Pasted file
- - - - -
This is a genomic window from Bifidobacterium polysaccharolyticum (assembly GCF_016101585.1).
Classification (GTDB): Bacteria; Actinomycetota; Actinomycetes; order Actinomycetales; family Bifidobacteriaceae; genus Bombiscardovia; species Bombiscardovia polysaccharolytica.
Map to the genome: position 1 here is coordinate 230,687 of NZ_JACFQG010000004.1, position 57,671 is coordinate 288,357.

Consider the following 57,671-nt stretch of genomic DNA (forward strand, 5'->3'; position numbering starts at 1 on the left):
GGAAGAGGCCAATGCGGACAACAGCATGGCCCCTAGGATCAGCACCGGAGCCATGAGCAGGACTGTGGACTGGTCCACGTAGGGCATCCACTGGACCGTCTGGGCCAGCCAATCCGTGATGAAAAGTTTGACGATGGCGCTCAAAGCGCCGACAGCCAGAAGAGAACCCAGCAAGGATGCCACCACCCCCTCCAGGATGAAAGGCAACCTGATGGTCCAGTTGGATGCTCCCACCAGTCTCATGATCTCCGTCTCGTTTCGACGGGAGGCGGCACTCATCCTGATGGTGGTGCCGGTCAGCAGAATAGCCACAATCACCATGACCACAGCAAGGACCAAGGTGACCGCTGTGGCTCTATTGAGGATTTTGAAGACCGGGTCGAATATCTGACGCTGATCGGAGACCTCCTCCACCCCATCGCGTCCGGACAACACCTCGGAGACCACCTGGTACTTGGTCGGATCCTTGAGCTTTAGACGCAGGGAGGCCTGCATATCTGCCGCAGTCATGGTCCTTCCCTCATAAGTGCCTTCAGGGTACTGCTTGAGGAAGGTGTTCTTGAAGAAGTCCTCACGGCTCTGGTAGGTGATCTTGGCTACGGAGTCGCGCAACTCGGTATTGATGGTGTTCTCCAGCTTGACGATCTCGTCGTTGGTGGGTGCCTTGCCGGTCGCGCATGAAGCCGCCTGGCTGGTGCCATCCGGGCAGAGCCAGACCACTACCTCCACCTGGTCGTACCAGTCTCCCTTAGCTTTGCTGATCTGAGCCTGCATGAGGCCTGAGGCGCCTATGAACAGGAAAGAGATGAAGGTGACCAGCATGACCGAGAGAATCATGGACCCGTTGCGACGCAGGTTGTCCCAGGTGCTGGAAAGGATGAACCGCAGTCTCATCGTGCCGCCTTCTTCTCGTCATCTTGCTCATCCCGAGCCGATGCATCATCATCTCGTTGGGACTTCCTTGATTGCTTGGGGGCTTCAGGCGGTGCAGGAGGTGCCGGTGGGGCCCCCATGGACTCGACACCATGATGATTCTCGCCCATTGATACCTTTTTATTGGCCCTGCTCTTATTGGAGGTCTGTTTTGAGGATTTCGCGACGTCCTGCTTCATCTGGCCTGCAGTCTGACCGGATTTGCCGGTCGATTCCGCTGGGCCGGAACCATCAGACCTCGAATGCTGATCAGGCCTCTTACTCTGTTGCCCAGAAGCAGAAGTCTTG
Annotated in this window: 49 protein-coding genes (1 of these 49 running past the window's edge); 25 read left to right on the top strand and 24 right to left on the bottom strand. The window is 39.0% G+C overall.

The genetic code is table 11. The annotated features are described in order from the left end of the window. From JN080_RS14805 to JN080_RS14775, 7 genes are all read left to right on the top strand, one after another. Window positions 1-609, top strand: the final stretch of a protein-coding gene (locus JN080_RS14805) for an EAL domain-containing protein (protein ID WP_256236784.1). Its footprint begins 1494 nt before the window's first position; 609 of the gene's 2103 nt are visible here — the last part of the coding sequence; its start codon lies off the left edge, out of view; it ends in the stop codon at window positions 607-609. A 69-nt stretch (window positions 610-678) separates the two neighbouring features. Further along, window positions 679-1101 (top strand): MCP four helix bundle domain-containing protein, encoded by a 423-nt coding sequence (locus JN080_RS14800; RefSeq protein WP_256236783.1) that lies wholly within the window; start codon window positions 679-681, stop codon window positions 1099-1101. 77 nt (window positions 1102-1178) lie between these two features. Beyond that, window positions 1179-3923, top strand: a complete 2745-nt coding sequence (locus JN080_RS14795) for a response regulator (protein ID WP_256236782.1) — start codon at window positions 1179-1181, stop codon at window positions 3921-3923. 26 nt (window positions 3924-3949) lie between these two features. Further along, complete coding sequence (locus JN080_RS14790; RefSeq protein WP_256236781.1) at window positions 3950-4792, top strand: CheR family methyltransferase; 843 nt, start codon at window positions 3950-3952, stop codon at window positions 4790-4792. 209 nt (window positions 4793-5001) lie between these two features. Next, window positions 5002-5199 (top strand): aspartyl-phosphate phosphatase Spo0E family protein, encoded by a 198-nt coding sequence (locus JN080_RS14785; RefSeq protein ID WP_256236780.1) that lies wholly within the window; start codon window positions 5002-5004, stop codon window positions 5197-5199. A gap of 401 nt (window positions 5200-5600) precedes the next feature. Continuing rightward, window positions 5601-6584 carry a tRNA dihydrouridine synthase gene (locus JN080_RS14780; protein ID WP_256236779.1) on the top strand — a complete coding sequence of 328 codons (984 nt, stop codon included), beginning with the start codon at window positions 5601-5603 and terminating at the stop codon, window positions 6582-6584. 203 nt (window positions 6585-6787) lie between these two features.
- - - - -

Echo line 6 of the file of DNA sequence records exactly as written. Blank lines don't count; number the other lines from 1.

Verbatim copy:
Annotated in this window: 49 protein-coding genes (1 of these 49 running past the window's edge); 25 read left to right on the top strand and 24 right to left on the bottom strand. The window is 39.0% G+C overall.